Democrats have to answer questions

first_imgI’m tired about hearing about Russia. Anyone with any intelligence already know who they were going to vote for. I never got an email from Russia saying who to vote for. Why would anyone with any sense listen to another country’s opinion anyway? I don’t understand how Russia could influence we Americans. We’re not that stupid.I’m a Republican and I vote for the candidate I think is best for the job, whether Democrat or Republican. They have been investigating Hillary Clinton, and just reopened another investigation. Why isn’t the FBI investigating Hillary about her using her own server, which was illegal?No matter who President Trump nominates for a position in government, the Democrats won’t accept it, no matter how much he or she would be fit for the job. They just want a Democrat so they can control the country. Just how many of those accusing President Trump are Democrats? How come Sen. Kirsten Gillibrand and rest of the Democrats didn’t ask Bill Clinton to resign for his behavior in the White House with Monica Lewinski?James MaxfieldScotiaMore from The Daily Gazette:Foss: Should main downtown branch of the Schenectady County Public Library reopen?EDITORIAL: Beware of voter intimidationEDITORIAL: Urgent: Today is the last day to complete the censusSchenectady teens accused of Scotia auto theft, chase; Ended in Clifton Park crash, Saratoga Sheriff…EDITORIAL: Thruway tax unfair to working motorists Categories: Letters to the Editor, Opinionlast_img read more

Many good reasons to leave New York

first_imgI read with interest Jonathan Rosen’s Jan. 24 letter, “People aren’t leaving NY because of taxes,” and I need to respond.   In 2014, I became a Florida resident after living and working in the Saratoga Springs area for over 30 years.  Florida has an $83 billion annual budget. New York’s 2017 budget of close to $163 billion is obscene. More people live in Florida than New York.  They tax you half as much down here. Gas is typically 20 cents a gallon lower (taxes). No state income tax. I have yet to hit a pot hole. My property taxes in southwest Florida are 25 percent of what I paid in New York and I have all the services that a municipality would typically provide.  There’s a huge building boom going on down here as the Baby Boomers are retiring and they are fleeing the high-tax freezing cold northern states. Yes, New York City is gaining population and I love New York City as much as anybody. That’s not happening in upstate New York.  When my daughter graduated college, I told her to leave this state and she is happily living in Colorado. What does upstate New York offer a young person out of college? High taxes? Cold weather? Cloudy dreary days most of the time? Crumbling infrastructure? No thanks. Florida is not perfect and it has its problems. But in my mind, it is a definite upgrade from this place.Keith A. AvellinoFort Myers, Fla.More from The Daily Gazette:EDITORIAL: Beware of voter intimidationEDITORIAL: Thruway tax unfair to working motoristsEDITORIAL: Urgent: Today is the last day to complete the censusFoss: Should main downtown branch of the Schenectady County Public Library reopen?EDITORIAL: Find a way to get family members into nursing homes Categories: Letters to the Editor, Opinionlast_img read more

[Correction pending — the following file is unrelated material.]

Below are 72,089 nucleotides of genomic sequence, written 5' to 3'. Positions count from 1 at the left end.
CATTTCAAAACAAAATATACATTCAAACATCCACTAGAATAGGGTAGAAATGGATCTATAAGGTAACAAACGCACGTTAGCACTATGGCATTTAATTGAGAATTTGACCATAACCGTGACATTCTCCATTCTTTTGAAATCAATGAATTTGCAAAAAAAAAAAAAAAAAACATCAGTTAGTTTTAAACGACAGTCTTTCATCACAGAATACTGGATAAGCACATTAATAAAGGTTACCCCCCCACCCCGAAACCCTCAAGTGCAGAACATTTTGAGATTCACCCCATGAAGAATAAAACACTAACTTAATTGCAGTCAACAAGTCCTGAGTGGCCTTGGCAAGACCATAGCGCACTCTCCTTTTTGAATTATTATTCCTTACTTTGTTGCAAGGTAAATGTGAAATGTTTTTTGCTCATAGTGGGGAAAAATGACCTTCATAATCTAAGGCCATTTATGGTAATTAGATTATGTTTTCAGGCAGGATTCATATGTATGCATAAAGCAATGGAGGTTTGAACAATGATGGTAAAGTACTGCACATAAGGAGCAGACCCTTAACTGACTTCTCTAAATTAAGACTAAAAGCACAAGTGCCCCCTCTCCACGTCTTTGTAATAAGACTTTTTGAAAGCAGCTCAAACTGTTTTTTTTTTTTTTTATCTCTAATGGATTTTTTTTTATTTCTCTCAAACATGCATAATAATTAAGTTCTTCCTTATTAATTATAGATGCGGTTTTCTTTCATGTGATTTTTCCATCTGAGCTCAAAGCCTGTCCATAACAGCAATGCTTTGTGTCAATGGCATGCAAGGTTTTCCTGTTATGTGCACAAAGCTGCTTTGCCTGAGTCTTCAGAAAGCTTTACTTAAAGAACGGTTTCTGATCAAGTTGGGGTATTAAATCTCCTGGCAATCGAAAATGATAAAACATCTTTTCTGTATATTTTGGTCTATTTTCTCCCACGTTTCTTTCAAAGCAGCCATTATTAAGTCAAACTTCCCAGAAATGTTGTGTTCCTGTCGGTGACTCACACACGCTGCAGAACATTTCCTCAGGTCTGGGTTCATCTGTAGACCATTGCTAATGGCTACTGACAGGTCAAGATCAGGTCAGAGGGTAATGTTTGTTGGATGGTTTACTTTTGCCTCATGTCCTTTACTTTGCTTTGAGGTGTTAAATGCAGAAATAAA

Op-ed: Cuomo says he’s a ‘real’ progressive. Is he?